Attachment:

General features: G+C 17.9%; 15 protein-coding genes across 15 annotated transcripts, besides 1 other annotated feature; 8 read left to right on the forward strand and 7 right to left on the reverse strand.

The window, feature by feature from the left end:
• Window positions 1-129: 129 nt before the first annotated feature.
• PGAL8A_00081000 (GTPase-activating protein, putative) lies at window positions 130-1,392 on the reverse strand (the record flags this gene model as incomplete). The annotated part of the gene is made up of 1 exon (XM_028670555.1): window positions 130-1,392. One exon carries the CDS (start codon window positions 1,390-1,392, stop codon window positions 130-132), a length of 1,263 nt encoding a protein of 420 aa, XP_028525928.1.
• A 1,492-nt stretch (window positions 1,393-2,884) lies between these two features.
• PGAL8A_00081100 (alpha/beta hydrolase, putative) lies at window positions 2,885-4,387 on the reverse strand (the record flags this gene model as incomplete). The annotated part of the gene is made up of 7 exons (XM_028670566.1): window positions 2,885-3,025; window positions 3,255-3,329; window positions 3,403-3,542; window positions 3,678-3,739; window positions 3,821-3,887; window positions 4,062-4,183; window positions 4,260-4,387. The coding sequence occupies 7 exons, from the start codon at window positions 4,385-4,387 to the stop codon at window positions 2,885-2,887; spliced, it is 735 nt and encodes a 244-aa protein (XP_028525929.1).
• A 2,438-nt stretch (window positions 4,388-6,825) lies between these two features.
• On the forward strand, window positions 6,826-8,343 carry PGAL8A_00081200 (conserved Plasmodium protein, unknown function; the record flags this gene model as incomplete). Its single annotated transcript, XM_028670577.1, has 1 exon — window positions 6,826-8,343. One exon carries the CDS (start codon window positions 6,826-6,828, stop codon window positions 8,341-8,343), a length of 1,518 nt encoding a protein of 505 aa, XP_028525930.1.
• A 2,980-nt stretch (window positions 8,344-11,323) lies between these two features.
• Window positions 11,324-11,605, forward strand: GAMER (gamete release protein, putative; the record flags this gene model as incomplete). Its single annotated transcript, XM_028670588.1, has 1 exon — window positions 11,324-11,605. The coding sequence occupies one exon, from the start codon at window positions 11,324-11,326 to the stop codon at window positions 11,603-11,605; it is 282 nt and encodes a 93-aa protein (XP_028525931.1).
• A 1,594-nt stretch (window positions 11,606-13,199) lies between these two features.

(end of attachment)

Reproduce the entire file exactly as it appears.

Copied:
General features: G+C 17.9%; 15 protein-coding genes across 15 annotated transcripts, besides 1 other annotated feature; 8 read left to right on the forward strand and 7 right to left on the reverse strand.

The window, feature by feature from the left end:
• Window positions 1-129: 129 nt before the first annotated feature.
• PGAL8A_00081000 (GTPase-activating protein, putative) lies at window positions 130-1,392 on the reverse strand (the record flags this gene model as incomplete). The annotated part of the gene is made up of 1 exon (XM_028670555.1): window positions 130-1,392. One exon carries the CDS (start codon window positions 1,390-1,392, stop codon window positions 130-132), a length of 1,263 nt encoding a protein of 420 aa, XP_028525928.1.
• A 1,492-nt stretch (window positions 1,393-2,884) lies between these two features.
• PGAL8A_00081100 (alpha/beta hydrolase, putative) lies at window positions 2,885-4,387 on the reverse strand (the record flags this gene model as incomplete). The annotated part of the gene is made up of 7 exons (XM_028670566.1): window positions 2,885-3,025; window positions 3,255-3,329; window positions 3,403-3,542; window positions 3,678-3,739; window positions 3,821-3,887; window positions 4,062-4,183; window positions 4,260-4,387. The coding sequence occupies 7 exons, from the start codon at window positions 4,385-4,387 to the stop codon at window positions 2,885-2,887; spliced, it is 735 nt and encodes a 244-aa protein (XP_028525929.1).
• A 2,438-nt stretch (window positions 4,388-6,825) lies between these two features.
• On the forward strand, window positions 6,826-8,343 carry PGAL8A_00081200 (conserved Plasmodium protein, unknown function; the record flags this gene model as incomplete). Its single annotated transcript, XM_028670577.1, has 1 exon — window positions 6,826-8,343. One exon carries the CDS (start codon window positions 6,826-6,828, stop codon window positions 8,341-8,343), a length of 1,518 nt encoding a protein of 505 aa, XP_028525930.1.
• A 2,980-nt stretch (window positions 8,344-11,323) lies between these two features.
• Window positions 11,324-11,605, forward strand: GAMER (gamete release protein, putative; the record flags this gene model as incomplete). Its single annotated transcript, XM_028670588.1, has 1 exon — window positions 11,324-11,605. The coding sequence occupies one exon, from the start codon at window positions 11,324-11,326 to the stop codon at window positions 11,603-11,605; it is 282 nt and encodes a 93-aa protein (XP_028525931.1).
• A 1,594-nt stretch (window positions 11,606-13,199) lies between these two features.